Farmers prepare for a crop of tourists
Attracted by the clean mountain air and easy access by train, tourists began to visit Passaconaway Intervale and the Falls after the Civil War. Local farm families, including the Shackfords, started taking in guests.
Tourists come by stage
Jim Shackford brought his guests to Passaconaway House from Conway by stagecoach. He would also take them on day trips to favorite spots, like nearby Sabbaday Falls.
To the mountains–by car!
The auto eventually opened up the area to scenery seekers of all income levels.
Sugar Hill Scenic Vista
A Forest According to Plan
It may surprise you to learn that that the vista before you–which looks so vast and wild–is actually planted.
The forest you are visiting is indeed a planned, managed and nurtured place.
Much as communities are zoned for different purposes, the White Mountain National Forest has areas that have been set aside for specific uses.
Managing a national forest is an immense balancing act
In some areas, timber harvesting and motorized recreation may be allowed. In others, such as Wilderness and Scenic Areas, a “light on the land approach” is taken, allowing forests to regenerate naturally and kikers to search for solitude.
In fact, the Forest Service deliberately lets natural processes manage the landscape in over half the White Mountain National Forest.
Caring for the land and serving people
With public involvement, the Forest Service develops a long-term strategy for managing the land. Natural features such as soils, landforms and watersheds are balanced against the capacity of an area to support recreation, wildlife, timber harvest, and other uses in a sustainable way.
Everyday, specialists in these fields work together to manage the White Mountain National Forest using an ecological approach.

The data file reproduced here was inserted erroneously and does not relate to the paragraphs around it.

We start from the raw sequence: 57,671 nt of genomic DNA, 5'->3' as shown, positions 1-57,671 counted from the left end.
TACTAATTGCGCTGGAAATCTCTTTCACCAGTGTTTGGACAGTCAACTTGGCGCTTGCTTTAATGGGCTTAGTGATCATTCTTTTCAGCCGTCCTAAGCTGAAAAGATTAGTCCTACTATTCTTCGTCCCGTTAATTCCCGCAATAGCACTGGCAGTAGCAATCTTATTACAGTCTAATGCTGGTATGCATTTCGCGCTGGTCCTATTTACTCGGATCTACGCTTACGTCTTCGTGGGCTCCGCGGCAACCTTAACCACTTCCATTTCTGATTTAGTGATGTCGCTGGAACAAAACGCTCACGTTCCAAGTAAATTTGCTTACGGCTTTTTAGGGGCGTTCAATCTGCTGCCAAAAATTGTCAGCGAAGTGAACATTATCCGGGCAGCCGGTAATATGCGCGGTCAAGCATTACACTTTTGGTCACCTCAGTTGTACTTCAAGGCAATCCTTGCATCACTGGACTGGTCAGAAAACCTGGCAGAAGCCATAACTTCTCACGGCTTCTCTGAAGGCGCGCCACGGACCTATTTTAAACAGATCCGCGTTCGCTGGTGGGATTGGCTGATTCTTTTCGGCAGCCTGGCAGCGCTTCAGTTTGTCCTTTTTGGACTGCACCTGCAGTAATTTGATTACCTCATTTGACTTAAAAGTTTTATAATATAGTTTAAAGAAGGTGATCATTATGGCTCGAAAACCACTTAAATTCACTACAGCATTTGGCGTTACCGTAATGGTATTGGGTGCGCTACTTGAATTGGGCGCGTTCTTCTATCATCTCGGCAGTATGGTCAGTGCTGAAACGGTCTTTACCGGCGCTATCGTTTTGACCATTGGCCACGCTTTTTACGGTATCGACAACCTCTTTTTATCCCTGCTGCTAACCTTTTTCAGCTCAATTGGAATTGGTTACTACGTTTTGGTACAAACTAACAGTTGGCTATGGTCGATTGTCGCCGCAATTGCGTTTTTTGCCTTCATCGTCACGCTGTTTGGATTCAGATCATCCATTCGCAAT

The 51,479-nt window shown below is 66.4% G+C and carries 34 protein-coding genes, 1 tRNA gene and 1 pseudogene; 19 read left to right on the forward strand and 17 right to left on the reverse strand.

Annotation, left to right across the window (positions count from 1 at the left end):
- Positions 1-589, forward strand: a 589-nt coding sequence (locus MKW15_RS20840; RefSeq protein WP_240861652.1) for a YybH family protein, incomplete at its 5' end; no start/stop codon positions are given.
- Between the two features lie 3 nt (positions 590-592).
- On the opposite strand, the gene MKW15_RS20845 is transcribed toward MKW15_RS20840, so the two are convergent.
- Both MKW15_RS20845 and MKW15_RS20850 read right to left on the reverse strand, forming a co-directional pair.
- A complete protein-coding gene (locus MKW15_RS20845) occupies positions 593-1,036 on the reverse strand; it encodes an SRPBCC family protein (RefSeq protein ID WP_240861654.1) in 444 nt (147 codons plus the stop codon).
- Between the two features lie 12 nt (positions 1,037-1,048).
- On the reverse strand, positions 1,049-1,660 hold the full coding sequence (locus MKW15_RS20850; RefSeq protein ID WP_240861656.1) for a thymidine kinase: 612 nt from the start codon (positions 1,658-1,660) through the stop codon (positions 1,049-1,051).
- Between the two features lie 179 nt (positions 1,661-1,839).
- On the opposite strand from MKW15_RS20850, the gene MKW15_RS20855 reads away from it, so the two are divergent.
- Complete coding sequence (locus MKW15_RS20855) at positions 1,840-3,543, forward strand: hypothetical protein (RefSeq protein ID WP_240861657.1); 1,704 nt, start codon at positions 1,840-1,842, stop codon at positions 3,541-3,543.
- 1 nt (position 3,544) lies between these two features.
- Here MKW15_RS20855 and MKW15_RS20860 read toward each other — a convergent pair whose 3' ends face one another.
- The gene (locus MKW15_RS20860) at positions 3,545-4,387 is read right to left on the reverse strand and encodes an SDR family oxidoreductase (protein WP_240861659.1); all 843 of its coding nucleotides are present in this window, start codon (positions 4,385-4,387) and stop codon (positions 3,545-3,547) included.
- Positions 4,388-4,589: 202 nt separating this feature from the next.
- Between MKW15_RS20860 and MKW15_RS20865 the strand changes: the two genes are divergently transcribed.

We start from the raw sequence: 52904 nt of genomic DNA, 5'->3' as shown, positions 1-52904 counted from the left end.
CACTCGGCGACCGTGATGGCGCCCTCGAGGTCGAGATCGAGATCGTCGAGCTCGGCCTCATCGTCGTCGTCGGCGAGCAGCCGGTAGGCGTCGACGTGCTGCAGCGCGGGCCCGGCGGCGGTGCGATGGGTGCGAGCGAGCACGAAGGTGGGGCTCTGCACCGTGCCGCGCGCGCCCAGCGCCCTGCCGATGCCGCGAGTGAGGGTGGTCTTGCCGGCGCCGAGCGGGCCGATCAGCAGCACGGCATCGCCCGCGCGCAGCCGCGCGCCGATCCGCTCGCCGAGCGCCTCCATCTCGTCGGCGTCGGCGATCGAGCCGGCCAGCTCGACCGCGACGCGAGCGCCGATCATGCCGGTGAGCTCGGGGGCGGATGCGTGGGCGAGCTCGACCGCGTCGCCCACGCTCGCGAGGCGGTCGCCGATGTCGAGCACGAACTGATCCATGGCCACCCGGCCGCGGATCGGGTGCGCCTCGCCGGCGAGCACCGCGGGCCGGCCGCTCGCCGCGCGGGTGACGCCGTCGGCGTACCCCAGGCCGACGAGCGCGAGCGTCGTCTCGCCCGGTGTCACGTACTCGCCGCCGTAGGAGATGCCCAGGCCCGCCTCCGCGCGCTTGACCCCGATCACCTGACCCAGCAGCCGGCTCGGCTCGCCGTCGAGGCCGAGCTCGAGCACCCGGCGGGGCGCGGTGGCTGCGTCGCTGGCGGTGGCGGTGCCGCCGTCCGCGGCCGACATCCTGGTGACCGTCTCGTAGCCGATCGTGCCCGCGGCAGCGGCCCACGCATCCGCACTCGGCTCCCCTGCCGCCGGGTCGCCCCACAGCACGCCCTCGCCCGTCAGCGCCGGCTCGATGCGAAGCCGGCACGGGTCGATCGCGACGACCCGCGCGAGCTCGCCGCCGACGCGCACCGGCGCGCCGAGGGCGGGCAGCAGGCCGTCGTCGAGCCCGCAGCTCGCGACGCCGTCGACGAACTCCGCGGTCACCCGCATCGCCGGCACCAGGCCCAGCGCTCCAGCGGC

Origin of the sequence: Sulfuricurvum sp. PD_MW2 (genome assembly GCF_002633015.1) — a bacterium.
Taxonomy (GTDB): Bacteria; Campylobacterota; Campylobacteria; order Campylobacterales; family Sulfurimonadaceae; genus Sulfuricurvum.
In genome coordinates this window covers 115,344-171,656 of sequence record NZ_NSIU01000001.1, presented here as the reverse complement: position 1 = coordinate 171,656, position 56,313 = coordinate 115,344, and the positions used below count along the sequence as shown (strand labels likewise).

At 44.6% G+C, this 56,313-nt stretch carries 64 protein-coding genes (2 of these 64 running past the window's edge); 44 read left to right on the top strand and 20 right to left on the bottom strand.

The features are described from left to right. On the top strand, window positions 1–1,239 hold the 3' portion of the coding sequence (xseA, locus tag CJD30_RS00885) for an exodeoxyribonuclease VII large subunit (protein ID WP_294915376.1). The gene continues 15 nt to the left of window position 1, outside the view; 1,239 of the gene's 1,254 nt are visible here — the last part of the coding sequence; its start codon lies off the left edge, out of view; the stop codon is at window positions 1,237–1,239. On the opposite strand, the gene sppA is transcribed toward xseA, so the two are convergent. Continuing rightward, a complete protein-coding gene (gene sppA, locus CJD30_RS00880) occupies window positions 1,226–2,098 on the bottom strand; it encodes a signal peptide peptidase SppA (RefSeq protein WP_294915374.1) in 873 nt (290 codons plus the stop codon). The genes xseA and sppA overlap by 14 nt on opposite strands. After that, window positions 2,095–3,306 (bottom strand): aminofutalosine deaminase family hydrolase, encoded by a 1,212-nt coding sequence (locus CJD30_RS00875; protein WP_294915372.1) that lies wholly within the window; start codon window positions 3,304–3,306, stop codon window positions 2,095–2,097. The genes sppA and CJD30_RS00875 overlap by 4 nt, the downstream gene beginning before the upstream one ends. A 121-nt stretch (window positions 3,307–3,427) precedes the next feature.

The Forest Plan
The Forest Plan sets management direction, prescribing what uses are allowed and where they may occur.
Use of National Forests and the resources they contain, such as forest products used for building homes, baseball bats, and furniture–to recreation opportunities like hiking trails and mineral collecting–are debated and evaluated during the planning process. A forest plan provides Forest Service managers with guidance as they implement projects.
Various activities may take place in designated zones, or Management Areas, ensuring that the entire Forest achieve an overall balance of uses.
Planning to Blend with Nature
Planning the views
Did you realize that this view is part of a plan to assure that management activities are in harmony with the landscape?
Forest managers make decisions based on all aspects of forest ecology: water, trees, soils, elevation, wildlife, and landscape.
The forest renews itself
The forests you are looking at has been harvested at least once, and some portions logged a second and even third time. But to look at the landscape you might never know it.
Can you spot the traces of generations of forest harvesting?
The birch and maple hardwoods in the valley that give us such lovely fall colors replaced some earlier spruce/fir forest cover.
Before logging, the valley floor had more evergreen trees. Without its history of harvesting, this landscape would include fewer trees that create the spectacular fall foliage we enjoy today.
How to read the landscape
Reading the landscape: To see how the forest changes after harvest, look for places where the vegetation differs in size, color, shape and texture.
Look for shapes: To spot a harvest area, look for soft gradations (older cuts) or sharp, well-defined outlines (recent cuts) in the landscape.
Ideally, the outline of a recently cut area will mimic the fluid shapes and patterns of nature so that it blends into the landscape. Don’t be surprised to see a clearcut resembling the shape of a cloud’s shadow on a hillside.
Different cutting practices produce different effects on the view: Sharp changes in line, color and texture probably indicate a recent harvest–within the last year or two. Lush summer foliage tends to mask differences. Winter contrasts makes these areas easier to spot.
Softer changes in texture appear over time as shrubs and trees start to grow and the cycle of forest renewal continues. After 10 to 15 years it becomes harder to spot a harvested area.
Changes are hard to spot where trees of different species and ages have been selectively removed. The landscape from a distance looks no different than before logging took place.
Contrasting patterns can appear where clumps of trees are left standing to provide shade for new growth or where groups fo trees were cut to diversify the age of trees left in the forest.
Dark green tones, visible on very high ridges in the fall and winter, may be older growth spruce and fir which was left behind by early loggers because it was too inaccessible.